Sudden sea level rise could put hundreds of millions at risk
April 19, 2007
Pakarang Cape, Thailand before and after the December 26, 2004 tsunami. Image courtesy of USGS.
New mapping technique show how much land would be inundated by various increases in sea levels. The researchers caution that the scenarios are likely to result from storm surges and earthquake-produced tsunami, not gradual rises in sea level caused by global warming-induced melting sea ice and glaciers.
Their models show that a 5-meter (16 foot) rise in sea levels would flood some 5.4 million square kilometers (2.1 million square miles) of land and displaced nearly 670 million people, while a 30-meter (100 foot) increase would cause 9.5 million square kilometers (3.7 million square miles) of land to be lost and affect 1.4 billion people.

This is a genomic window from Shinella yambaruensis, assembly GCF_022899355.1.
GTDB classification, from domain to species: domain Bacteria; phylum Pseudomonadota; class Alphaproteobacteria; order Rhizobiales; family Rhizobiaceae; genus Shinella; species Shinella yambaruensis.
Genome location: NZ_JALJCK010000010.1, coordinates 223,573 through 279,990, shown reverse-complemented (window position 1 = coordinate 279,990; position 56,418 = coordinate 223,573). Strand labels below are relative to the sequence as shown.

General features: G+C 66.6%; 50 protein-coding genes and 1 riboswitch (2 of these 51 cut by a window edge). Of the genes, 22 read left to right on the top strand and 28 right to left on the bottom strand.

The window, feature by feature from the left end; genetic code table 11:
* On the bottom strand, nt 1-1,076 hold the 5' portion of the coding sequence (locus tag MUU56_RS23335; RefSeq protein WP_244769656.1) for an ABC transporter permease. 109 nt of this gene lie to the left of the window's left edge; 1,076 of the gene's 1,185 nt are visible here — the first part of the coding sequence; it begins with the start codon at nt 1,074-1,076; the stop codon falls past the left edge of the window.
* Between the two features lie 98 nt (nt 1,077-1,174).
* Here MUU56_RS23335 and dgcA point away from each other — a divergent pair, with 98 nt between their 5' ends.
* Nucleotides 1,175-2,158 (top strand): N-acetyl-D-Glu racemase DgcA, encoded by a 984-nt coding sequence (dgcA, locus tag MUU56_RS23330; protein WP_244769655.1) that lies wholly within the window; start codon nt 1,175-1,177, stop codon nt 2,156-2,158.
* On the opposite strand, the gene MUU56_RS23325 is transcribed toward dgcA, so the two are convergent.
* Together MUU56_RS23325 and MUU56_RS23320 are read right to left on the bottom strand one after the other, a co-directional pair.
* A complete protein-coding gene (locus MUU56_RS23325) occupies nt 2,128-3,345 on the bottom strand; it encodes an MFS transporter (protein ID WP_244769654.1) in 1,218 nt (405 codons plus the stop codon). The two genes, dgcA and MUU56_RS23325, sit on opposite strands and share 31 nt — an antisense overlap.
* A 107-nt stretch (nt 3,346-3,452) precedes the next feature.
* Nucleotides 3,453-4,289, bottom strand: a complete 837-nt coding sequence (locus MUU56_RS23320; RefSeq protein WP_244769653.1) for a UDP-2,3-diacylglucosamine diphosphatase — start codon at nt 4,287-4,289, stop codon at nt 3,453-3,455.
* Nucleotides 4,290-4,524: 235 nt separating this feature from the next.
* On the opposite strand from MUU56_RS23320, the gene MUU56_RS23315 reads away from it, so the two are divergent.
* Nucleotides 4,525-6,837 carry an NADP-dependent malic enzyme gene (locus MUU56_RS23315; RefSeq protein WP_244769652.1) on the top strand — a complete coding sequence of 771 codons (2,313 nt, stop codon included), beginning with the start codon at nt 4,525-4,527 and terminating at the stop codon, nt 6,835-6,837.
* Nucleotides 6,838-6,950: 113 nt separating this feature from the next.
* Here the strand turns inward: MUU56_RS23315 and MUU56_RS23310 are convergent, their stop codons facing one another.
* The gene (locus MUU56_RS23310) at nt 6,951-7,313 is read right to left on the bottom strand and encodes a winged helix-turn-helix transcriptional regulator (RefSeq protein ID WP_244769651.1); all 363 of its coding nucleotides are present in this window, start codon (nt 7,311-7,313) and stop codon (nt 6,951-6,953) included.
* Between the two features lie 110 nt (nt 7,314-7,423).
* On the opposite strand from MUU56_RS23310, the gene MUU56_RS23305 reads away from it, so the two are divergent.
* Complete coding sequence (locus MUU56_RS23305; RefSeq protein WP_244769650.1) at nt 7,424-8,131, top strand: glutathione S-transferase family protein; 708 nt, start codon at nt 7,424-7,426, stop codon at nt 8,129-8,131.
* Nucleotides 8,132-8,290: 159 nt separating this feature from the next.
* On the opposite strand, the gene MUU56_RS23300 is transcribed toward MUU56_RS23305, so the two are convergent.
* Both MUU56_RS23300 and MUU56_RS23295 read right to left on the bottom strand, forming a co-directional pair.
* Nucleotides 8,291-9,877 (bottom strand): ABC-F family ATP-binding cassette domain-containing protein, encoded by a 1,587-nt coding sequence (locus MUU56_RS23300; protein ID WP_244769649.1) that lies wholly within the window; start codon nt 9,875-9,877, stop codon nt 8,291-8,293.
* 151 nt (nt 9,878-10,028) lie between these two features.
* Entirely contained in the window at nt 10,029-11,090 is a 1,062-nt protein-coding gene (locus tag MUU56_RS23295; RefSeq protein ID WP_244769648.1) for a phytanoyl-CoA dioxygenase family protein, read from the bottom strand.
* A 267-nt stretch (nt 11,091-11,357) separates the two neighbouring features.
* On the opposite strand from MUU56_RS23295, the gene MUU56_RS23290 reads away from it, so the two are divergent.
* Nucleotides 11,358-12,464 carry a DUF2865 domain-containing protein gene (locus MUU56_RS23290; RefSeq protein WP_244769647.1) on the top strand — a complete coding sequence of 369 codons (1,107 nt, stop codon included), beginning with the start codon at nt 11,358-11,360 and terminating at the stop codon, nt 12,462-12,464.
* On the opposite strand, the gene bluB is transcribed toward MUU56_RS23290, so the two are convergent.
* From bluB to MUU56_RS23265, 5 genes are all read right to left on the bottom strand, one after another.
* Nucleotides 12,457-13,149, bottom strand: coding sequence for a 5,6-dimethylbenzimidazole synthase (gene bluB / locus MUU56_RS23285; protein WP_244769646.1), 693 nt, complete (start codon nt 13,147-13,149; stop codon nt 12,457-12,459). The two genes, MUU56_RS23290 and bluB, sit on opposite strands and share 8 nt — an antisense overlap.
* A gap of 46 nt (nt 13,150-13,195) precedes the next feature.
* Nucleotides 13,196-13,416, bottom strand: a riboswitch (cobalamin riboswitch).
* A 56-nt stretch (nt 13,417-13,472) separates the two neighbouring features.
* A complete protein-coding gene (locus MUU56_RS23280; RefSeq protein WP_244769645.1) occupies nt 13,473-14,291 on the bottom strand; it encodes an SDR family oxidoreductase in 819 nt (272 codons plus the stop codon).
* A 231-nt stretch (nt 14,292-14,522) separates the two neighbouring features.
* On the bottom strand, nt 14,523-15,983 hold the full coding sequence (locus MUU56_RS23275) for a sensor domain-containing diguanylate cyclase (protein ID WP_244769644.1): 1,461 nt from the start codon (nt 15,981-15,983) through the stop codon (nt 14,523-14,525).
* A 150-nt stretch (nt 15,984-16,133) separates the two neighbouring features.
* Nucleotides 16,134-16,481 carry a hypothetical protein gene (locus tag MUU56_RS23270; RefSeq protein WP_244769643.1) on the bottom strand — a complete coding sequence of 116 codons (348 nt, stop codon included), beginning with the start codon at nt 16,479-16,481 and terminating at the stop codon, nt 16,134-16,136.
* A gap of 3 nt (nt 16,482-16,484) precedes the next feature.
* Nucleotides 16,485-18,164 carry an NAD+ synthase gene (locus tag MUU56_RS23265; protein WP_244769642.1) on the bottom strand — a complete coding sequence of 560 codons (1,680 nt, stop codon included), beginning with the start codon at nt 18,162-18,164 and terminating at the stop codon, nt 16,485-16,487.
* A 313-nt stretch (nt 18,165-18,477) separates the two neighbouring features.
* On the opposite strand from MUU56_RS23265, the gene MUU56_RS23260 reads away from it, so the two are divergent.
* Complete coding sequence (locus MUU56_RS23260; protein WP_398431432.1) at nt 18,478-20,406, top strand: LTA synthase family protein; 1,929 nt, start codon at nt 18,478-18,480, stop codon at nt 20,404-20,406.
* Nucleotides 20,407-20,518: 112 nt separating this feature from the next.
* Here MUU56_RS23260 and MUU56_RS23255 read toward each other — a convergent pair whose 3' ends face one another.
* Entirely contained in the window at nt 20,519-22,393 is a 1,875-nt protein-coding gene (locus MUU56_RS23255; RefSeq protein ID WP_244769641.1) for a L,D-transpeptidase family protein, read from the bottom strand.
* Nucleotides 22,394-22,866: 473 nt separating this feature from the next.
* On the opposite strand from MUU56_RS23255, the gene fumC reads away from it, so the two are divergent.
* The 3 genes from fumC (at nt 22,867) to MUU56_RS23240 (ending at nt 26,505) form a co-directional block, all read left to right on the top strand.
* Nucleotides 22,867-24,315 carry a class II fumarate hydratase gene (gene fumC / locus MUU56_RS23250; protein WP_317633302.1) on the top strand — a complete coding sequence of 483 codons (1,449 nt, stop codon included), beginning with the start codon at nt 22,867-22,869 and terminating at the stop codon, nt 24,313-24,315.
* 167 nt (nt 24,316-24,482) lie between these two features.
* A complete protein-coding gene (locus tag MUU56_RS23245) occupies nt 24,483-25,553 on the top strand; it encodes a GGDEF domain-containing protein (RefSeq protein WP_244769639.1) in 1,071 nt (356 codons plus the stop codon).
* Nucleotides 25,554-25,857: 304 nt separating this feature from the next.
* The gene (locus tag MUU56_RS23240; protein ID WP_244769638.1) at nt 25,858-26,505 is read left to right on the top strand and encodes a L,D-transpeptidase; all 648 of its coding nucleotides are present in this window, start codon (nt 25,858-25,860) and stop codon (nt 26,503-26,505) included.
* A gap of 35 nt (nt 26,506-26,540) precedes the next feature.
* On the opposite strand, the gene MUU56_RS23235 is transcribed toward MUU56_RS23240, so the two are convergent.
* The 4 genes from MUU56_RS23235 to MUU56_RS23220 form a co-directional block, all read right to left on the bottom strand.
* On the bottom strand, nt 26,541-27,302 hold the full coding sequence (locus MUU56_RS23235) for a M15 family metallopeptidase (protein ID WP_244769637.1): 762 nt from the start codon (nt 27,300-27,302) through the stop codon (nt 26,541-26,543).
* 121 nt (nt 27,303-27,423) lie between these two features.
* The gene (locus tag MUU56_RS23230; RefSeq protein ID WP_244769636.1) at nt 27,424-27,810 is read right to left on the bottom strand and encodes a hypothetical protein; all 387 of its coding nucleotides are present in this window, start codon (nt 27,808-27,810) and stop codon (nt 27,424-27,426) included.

The researchers, led by E. Lynn Usery, note that the largest surge during the 2004 Aceh tsunami, which killed 230,000 people around the Indian Ocean, reached 100 feet.
Sea levels are currently rising at 0.04 to 0.08 inches (1 to 2 millimeters) each year due to melting ice caps and thermal expansion of sea water.
Peveto Beach, Louisiana, before and after Hurricane Katrina.
Image courtesy of USGS.
- this note used information from a USGS. presentation and a Reuters report by Michael Kahn.